Schools use standardized tests to identify academic and learning strengths and deficits and to promote accountability, but these tests are virtually useless unless teachers and parents know how to correctly interpret the scores. Most tests provide several different scores, with each score representing a specific factor. When parents and teachers clearly understand the various types of standardized test scores, they can work together to create better, child-centered education plans and lessons.
On the score sheet of any standardized test, the raw score is most likely to be the first one listed. The raw score is exactly what it sounds like: the raw data which is the number of items a student answered correctly on a given test section. Without a basis of comparison raw scores are useless. For example, if a test indicates a student answered 50 questions correctly but doesn't say how many total questions were given, the student's performance can't be measured.
Standard scores represent how close to the average, or mean, the student's scores fall. Generally represented by a single number, standard scores can be interpreted by knowing which number represents the mean. Any number higher than the mean is considered above average and any number lower than the mean is considered below average. A common reporting method is the Standard Nine (Stanine), which gives a number score of 1 though 9, with the numbers 4, 5 and 6 being the mean. Standard scores can also be reported as Normal Curve Equivalents (NCE), which have a mean of 50, and Standard Age Scores (SAS) that have a mean of 100.
Common norm-referenced tests like the Woodcock-Johnson, the California Achievement Test and the Stanford Achievement Test, use data to compare a student's performance to that of his peers. Scores can be reported in percentile ranks and age and grade-equivalencies. Percentile rank shows what percentage of students perform higher or lower than the student's score. Age and grade-equivalencies are the age or grade level at which the student performs. For example, a test may indicate the student reads at a fifth-grade level. Many researchers warn that grade and age-equivalency scores are unreliable because children acquire skills more rapidly when they are younger. So, a six month delay affects young children more than adolescents or adults.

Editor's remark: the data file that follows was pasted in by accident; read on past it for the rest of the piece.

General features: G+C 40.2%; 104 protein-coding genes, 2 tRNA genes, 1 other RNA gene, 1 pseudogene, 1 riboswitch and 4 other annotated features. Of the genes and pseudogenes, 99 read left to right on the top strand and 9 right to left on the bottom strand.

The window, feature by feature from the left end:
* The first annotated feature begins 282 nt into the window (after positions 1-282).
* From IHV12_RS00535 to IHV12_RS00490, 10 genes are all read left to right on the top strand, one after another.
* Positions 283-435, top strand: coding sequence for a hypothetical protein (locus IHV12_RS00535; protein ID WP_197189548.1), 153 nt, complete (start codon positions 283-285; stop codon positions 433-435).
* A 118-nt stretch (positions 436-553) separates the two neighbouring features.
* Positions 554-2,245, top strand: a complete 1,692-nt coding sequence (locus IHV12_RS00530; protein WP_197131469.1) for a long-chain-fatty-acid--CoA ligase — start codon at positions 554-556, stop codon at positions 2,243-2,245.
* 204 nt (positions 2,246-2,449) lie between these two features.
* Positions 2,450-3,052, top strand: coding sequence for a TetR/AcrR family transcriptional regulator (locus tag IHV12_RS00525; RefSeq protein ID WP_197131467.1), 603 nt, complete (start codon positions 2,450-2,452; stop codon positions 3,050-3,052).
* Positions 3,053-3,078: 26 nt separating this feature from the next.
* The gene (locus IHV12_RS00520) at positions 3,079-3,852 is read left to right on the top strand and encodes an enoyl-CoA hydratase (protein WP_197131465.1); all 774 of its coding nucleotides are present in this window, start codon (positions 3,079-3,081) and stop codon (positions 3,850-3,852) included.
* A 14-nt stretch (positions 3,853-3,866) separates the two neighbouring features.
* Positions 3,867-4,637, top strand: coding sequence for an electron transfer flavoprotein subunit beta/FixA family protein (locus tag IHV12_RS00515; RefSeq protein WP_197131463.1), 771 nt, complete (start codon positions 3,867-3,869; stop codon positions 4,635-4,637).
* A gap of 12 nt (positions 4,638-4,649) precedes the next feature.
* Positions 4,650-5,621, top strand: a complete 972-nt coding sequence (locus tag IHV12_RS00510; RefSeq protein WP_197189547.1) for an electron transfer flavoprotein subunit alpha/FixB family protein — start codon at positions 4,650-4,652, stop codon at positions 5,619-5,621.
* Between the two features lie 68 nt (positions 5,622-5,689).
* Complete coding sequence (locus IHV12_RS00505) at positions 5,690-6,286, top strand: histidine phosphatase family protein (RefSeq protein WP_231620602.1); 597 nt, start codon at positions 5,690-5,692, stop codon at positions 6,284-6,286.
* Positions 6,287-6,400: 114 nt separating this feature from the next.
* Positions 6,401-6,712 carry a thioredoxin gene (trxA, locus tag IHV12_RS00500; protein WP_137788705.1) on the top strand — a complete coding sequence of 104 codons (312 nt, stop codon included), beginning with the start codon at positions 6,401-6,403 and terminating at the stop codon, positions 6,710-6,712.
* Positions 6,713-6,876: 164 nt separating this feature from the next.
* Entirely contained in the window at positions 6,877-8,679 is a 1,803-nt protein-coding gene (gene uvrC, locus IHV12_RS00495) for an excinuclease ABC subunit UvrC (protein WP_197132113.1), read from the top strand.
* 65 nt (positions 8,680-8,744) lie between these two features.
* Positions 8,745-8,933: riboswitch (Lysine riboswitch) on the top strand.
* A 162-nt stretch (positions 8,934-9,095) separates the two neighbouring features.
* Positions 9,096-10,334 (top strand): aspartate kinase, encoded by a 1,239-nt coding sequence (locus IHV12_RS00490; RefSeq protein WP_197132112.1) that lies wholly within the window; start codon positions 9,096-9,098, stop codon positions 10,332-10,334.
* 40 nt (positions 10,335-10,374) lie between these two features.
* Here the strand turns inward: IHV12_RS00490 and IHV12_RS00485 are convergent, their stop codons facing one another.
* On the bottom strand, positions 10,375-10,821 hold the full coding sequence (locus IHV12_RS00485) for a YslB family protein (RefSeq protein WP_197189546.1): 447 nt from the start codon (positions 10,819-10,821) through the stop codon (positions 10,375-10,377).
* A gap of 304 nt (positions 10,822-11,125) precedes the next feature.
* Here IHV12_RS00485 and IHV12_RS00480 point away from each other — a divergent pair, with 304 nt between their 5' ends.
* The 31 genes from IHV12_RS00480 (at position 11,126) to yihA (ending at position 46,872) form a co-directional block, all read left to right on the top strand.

Most curriculum-based assessments, in-class quizzes and exit exams, like the California High School Exit Examination are criterion-referenced tests. These are sometimes referred to as "achievement tests" because they score a student's performance on a predetermined set of skills or standards. Generally, raw scores from criterion-referenced tests are converted into a percentage, and performance is valued relative to 100. For example, if a student answered 40 out of 50 questions correctly on a criterion-referenced test, the score would be converted to 80 percent correct. Student progress can be tracked by how much improvement is made to this percentage over time.
- "Assessing Students with Special Needs": James McLoughlin,
- University of California Davis Psychology Department; Standardized Tests; Mental Ability
- National Association of School Psychologists; Test Scores; A Guide to Understanding and Using Test Results
- Pearson Clinical Assessment: Interpretation Problems of Age and Grade Equivalents
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